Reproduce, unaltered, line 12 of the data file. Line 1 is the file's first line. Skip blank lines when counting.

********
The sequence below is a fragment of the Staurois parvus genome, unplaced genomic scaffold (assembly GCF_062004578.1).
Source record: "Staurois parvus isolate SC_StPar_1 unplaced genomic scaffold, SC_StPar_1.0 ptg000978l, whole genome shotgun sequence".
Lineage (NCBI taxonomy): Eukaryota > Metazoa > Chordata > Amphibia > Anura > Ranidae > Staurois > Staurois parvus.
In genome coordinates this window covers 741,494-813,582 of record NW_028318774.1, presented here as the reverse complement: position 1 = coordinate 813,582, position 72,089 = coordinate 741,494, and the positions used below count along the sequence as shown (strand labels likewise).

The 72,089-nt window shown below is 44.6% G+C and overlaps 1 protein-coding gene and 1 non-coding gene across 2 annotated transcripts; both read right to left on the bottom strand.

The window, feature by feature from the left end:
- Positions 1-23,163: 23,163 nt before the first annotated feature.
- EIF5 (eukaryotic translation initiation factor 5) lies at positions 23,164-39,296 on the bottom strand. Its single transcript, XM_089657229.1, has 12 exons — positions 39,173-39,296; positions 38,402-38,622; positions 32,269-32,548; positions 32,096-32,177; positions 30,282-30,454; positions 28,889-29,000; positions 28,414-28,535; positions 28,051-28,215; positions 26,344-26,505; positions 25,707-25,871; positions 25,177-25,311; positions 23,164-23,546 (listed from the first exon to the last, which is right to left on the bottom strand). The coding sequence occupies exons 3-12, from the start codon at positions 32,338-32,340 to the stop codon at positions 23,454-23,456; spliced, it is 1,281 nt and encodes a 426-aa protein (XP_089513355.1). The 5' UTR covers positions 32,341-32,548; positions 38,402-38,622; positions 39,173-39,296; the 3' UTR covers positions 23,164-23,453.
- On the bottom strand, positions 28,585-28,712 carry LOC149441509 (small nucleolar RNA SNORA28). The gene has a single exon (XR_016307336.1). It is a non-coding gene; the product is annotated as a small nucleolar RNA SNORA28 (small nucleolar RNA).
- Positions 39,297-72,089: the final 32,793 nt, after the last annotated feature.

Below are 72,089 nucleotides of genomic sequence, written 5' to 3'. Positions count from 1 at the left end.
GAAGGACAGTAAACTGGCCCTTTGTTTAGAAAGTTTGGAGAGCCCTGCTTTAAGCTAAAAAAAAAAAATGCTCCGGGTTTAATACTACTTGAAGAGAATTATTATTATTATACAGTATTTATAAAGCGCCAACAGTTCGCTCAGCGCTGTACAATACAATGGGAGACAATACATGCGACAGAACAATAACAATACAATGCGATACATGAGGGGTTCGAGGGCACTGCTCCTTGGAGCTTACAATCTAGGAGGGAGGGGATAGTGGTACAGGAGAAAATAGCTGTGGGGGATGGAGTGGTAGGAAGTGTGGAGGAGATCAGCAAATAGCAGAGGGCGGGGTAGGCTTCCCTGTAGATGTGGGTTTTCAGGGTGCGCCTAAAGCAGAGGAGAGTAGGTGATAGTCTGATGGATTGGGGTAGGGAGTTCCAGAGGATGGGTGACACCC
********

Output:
GAAGGACAGTAAACTGGCCCTTTGTTTAGAAAGTTTGGAGAGCCCTGCTTTAAGCTAAAAAAAAAAAATGCTCCGGGTTTAATACTACTTGAAGAGAATTATTATTATTATACAGTATTTATAAAGCGCCAACAGTTCGCTCAGCGCTGTACAATACAATGGGAGACAATACATGCGACAGAACAATAACAATACAATGCGATACATGAGGGGTTCGAGGGCACTGCTCCTTGGAGCTTACAATCTAGGAGGGAGGGGATAGTGGTACAGGAGAAAATAGCTGTGGGGGATGGAGTGGTAGGAAGTGTGGAGGAGATCAGCAAATAGCAGAGGGCGGGGTAGGCTTCCCTGTAGATGTGGGTTTTCAGGGTGCGCCTAAAGCAGAGGAGAGTAGGTGATAGTCTGATGGATTGGGGTAGGGAGTTCCAGAGGATGGGTGACACCC